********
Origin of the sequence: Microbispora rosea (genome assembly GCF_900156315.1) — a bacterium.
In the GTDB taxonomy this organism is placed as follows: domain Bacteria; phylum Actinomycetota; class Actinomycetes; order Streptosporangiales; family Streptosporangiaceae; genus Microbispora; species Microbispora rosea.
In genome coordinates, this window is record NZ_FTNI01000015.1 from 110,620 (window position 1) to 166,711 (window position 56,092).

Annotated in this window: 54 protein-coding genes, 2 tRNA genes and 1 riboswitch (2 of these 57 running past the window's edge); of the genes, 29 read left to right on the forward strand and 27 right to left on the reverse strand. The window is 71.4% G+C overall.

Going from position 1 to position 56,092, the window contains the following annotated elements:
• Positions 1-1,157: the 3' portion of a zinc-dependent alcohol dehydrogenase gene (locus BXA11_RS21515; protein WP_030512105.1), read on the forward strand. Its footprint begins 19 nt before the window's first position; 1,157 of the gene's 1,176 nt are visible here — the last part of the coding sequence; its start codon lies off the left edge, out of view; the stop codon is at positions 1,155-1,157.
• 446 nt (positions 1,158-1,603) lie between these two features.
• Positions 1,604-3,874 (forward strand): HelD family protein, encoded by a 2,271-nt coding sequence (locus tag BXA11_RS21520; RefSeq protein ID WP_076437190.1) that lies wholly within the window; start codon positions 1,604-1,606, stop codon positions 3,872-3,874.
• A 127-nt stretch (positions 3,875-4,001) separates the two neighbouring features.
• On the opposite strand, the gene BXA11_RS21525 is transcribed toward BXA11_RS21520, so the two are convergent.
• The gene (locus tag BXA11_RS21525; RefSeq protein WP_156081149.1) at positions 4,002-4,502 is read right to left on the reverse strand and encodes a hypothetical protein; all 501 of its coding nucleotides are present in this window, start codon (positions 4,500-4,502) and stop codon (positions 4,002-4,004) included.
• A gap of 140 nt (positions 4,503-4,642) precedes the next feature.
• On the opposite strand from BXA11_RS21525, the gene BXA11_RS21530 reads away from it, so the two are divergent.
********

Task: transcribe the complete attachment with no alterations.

Origin of the sequence: Microbispora rosea (genome assembly GCF_900156315.1) — a bacterium.
In the GTDB taxonomy this organism is placed as follows: domain Bacteria; phylum Actinomycetota; class Actinomycetes; order Streptosporangiales; family Streptosporangiaceae; genus Microbispora; species Microbispora rosea.
In genome coordinates, this window is record NZ_FTNI01000015.1 from 110,620 (window position 1) to 166,711 (window position 56,092).

Annotated in this window: 54 protein-coding genes, 2 tRNA genes and 1 riboswitch (2 of these 57 running past the window's edge); of the genes, 29 read left to right on the forward strand and 27 right to left on the reverse strand. The window is 71.4% G+C overall.

Going from position 1 to position 56,092, the window contains the following annotated elements:
• Positions 1-1,157: the 3' portion of a zinc-dependent alcohol dehydrogenase gene (locus BXA11_RS21515; protein WP_030512105.1), read on the forward strand. Its footprint begins 19 nt before the window's first position; 1,157 of the gene's 1,176 nt are visible here — the last part of the coding sequence; its start codon lies off the left edge, out of view; the stop codon is at positions 1,155-1,157.
• 446 nt (positions 1,158-1,603) lie between these two features.
• Positions 1,604-3,874 (forward strand): HelD family protein, encoded by a 2,271-nt coding sequence (locus tag BXA11_RS21520; RefSeq protein ID WP_076437190.1) that lies wholly within the window; start codon positions 1,604-1,606, stop codon positions 3,872-3,874.
• A 127-nt stretch (positions 3,875-4,001) separates the two neighbouring features.
• On the opposite strand, the gene BXA11_RS21525 is transcribed toward BXA11_RS21520, so the two are convergent.
• The gene (locus tag BXA11_RS21525; RefSeq protein WP_156081149.1) at positions 4,002-4,502 is read right to left on the reverse strand and encodes a hypothetical protein; all 501 of its coding nucleotides are present in this window, start codon (positions 4,500-4,502) and stop codon (positions 4,002-4,004) included.
• A gap of 140 nt (positions 4,503-4,642) precedes the next feature.
• On the opposite strand from BXA11_RS21525, the gene BXA11_RS21530 reads away from it, so the two are divergent.